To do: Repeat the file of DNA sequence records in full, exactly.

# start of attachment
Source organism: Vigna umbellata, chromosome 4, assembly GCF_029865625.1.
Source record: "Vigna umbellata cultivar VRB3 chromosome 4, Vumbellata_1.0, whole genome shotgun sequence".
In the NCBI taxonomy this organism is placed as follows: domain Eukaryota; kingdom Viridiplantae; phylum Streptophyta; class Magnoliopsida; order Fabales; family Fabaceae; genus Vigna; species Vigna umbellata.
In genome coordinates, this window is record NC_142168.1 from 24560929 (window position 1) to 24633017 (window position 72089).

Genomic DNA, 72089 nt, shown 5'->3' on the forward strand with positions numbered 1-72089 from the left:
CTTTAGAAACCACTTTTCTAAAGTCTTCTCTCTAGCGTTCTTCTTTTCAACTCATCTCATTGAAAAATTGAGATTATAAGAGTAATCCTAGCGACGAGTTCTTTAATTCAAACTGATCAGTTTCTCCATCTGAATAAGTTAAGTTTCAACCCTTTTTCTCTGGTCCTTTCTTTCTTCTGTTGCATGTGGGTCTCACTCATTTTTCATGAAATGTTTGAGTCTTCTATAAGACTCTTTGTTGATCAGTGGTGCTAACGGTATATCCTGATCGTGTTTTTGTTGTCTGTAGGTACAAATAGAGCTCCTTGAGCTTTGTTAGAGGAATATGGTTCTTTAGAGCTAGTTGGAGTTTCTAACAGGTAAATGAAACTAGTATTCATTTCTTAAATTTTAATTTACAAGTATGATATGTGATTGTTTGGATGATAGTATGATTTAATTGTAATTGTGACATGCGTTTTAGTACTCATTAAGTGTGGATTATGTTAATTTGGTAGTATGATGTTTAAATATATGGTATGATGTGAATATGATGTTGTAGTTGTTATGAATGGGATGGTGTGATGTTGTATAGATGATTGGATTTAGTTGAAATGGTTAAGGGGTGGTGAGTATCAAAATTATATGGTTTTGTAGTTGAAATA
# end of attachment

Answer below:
Source organism: Vigna umbellata, chromosome 4, assembly GCF_029865625.1.
Source record: "Vigna umbellata cultivar VRB3 chromosome 4, Vumbellata_1.0, whole genome shotgun sequence".
In the NCBI taxonomy this organism is placed as follows: domain Eukaryota; kingdom Viridiplantae; phylum Streptophyta; class Magnoliopsida; order Fabales; family Fabaceae; genus Vigna; species Vigna umbellata.
In genome coordinates, this window is record NC_142168.1 from 24560929 (window position 1) to 24633017 (window position 72089).

Genomic DNA, 72089 nt, shown 5'->3' on the forward strand with positions numbered 1-72089 from the left:
CTTTAGAAACCACTTTTCTAAAGTCTTCTCTCTAGCGTTCTTCTTTTCAACTCATCTCATTGAAAAATTGAGATTATAAGAGTAATCCTAGCGACGAGTTCTTTAATTCAAACTGATCAGTTTCTCCATCTGAATAAGTTAAGTTTCAACCCTTTTTCTCTGGTCCTTTCTTTCTTCTGTTGCATGTGGGTCTCACTCATTTTTCATGAAATGTTTGAGTCTTCTATAAGACTCTTTGTTGATCAGTGGTGCTAACGGTATATCCTGATCGTGTTTTTGTTGTCTGTAGGTACAAATAGAGCTCCTTGAGCTTTGTTAGAGGAATATGGTTCTTTAGAGCTAGTTGGAGTTTCTAACAGGTAAATGAAACTAGTATTCATTTCTTAAATTTTAATTTACAAGTATGATATGTGATTGTTTGGATGATAGTATGATTTAATTGTAATTGTGACATGCGTTTTAGTACTCATTAAGTGTGGATTATGTTAATTTGGTAGTATGATGTTTAAATATATGGTATGATGTGAATATGATGTTGTAGTTGTTATGAATGGGATGGTGTGATGTTGTATAGATGATTGGATTTAGTTGAAATGGTTAAGGGGTGGTGAGTATCAAAATTATATGGTTTTGTAGTTGAAATA